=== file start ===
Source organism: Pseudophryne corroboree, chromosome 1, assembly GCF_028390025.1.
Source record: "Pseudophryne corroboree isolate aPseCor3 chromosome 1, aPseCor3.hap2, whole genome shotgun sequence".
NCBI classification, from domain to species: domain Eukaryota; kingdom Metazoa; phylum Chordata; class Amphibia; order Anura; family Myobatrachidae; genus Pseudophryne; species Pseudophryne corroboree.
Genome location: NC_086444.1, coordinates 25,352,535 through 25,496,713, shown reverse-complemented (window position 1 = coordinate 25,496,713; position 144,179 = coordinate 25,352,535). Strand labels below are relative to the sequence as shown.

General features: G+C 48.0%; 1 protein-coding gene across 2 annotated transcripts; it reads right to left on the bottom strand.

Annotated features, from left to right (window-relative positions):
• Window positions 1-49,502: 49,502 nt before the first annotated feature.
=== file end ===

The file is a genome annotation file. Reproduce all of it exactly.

Source organism: Pseudophryne corroboree, chromosome 1, assembly GCF_028390025.1.
Source record: "Pseudophryne corroboree isolate aPseCor3 chromosome 1, aPseCor3.hap2, whole genome shotgun sequence".
NCBI classification, from domain to species: domain Eukaryota; kingdom Metazoa; phylum Chordata; class Amphibia; order Anura; family Myobatrachidae; genus Pseudophryne; species Pseudophryne corroboree.
Genome location: NC_086444.1, coordinates 25,352,535 through 25,496,713, shown reverse-complemented (window position 1 = coordinate 25,496,713; position 144,179 = coordinate 25,352,535). Strand labels below are relative to the sequence as shown.

General features: G+C 48.0%; 1 protein-coding gene across 2 annotated transcripts; it reads right to left on the bottom strand.

Annotated features, from left to right (window-relative positions):
• Window positions 1-49,502: 49,502 nt before the first annotated feature.